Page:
The Credit Crisis and the Moral Responsibility of Professionals in Finance
AbstractStarting from MacIntyre's virtue ethics, we investigate several codes of conduct of banks to identify the type of virtues that are needed to realize their mission. Based on this analysis, we define three core virtues: honesty, due care and accuracy. We compare and contrast these codes of conduct with the actual behavior of banks that led to the credit crisis and find that in some cases banks did not behave according to the moral standards they set themselves. However, notwithstanding these moral deficiencies, banks and the professionals working in them cannot be fully blamed for what they did, because the institutional context of the free market economy in which they operated left little room for them to live up to the core values lying at the basis of the codes of conduct. Given the neo-liberal free market system, innovative and risky strategies to enhance profits are considered desirable for the sake of shareholder's interests. A return to the core virtues in the financial sector will therefore only succeed if a renewed sense of responsibility in the sector is supported by institutional changes that allow banks to put their mission into practice.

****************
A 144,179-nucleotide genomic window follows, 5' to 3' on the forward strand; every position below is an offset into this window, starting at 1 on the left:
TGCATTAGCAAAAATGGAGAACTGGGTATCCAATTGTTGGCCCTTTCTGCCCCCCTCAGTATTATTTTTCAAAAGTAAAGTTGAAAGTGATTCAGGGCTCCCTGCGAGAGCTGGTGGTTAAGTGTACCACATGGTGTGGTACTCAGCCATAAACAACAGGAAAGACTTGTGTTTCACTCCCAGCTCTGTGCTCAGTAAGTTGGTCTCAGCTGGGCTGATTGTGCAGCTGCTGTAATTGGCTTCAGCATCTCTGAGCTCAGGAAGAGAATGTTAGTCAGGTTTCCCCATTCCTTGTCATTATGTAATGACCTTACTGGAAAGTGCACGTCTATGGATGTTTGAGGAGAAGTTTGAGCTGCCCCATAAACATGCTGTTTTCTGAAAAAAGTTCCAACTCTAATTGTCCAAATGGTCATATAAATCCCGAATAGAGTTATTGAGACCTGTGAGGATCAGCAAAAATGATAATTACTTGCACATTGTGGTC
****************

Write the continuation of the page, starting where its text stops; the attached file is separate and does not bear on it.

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Bibliographic InfoArticle provided by Springer in its journal Journal of Business Ethics.
Volume (Year): 103 (2011)
Issue (Month): 4 (November)
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Web page: http://www.springerlink.com/link.asp?id=100281
Anglo-Saxon capitalism; banking; credit crisis; financial ethics; MacIntyre; professional ethics; virtue ethics;
Other versions of this item:
- Graafland, J.J. & Ven, B.W. van de, 2011. "The Credit Crisis and The Moral Responsibility of Professionals in Finance," Discussion Paper 2011-048, Tilburg University, Center for Economic Research.
- B31 - Schools of Economic Thought and Methodology - - History of Economic Thought: Individuals - - - Individuals
- B59 - Schools of Economic Thought and Methodology - - Current Heterodox Approaches - - - Other
- G01 - Financial Economics - - General - - - Financial Crises
- G21 - Financial Economics - - Financial Institutions and Services - - - Banks; Other Depository Institutions; Micro Finance Institutions; Mortgages
- G31 - Financial Economics - - Corporate Finance and Governance - - - Capital Budgeting; Fixed Investment and Inventory Studies
- Z12 - Other Special Topics - - Cultural Economics - - - Religion
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